We reached out to five people actively engaged in organizing their community’s Reading Frederick Douglass event to get their thoughts on why we read his words aloud. Enjoy!
Tag Archives | race
Pulitzer Prize-winning author David Levering Lewis’s speech at the State House commemorating the 150th birthday of sociologist, philosopher, and civil rights activist W.E.B. Du Bois.
The bravado shown by white supremacists in Charlottesville this week is supported by the symbols and images of manly Confederate heroes, the same ones that are memorialized in city landscapes and, soon, on popular television.
In challenging the notion of abolition as the final chapter in a history of slavery, we illuminate the lives of those on the periphery of history whose stories and experiences often go unnoticed.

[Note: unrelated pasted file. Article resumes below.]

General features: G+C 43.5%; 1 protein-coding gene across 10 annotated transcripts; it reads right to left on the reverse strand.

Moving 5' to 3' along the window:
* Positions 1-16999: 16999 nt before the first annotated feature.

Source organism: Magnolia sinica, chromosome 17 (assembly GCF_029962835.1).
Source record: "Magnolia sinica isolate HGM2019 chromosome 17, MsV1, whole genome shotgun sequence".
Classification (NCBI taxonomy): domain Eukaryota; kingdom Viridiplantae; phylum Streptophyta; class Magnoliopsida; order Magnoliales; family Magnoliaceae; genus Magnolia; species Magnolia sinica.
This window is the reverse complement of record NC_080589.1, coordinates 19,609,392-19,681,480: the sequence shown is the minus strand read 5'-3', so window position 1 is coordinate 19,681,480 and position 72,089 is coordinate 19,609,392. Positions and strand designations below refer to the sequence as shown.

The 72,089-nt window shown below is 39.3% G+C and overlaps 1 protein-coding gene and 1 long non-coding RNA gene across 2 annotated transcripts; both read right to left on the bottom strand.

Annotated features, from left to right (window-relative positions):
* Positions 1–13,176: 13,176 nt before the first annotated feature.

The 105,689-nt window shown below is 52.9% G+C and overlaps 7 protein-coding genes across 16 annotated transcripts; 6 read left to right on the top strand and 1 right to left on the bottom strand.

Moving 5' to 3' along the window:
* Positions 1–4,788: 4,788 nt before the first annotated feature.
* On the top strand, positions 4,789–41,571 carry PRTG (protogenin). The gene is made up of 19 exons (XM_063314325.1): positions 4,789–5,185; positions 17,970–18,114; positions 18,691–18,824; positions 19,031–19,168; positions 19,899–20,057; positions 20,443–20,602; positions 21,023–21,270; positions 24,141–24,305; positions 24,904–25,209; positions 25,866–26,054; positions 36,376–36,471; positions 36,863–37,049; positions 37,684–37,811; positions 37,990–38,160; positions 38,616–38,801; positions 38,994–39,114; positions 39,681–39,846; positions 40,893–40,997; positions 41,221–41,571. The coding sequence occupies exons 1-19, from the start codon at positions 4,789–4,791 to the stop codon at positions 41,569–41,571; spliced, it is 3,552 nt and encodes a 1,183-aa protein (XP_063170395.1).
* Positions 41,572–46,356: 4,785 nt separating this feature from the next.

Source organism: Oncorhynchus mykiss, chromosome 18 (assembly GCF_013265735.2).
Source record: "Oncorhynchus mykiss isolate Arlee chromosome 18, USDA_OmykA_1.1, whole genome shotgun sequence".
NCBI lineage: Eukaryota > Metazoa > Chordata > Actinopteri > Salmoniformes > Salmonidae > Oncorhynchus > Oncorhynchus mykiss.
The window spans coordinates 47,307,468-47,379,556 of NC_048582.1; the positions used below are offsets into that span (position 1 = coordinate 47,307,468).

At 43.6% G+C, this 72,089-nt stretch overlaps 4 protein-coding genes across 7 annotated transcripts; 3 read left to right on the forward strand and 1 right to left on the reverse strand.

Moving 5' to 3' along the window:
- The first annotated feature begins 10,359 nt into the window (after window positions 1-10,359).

Jim Crow is again in the news and in the media on a regular basis, with recent sightings on state judicial and educational perches.
The standards by which we call someone a terrorist may be part religious and racial discrimination; hesitating to label individual or group violence as domestic terror appears wise when looking into history.
The immediate challenge to Michelle Obama’s statement about the slaves who built the White House is a very public reminder that words spoken by an African American tongue are still considered suspect.
Living under forms of social and political oppression in our current moment, the trans community seems to be particularly respectful of children’s capacity to make independent, self-authored personal-political claims.
Massachusetts history contains many feminists who espoused full-humanity for men and women as well as equal political, educational, and occupational opportunities, including some early feminists who challenged traditional definitions of gender.
A trip to the library prompts thoughts about access to knowledge and the race-, class-, and gender-based barriers many have to surmount in order to gain access.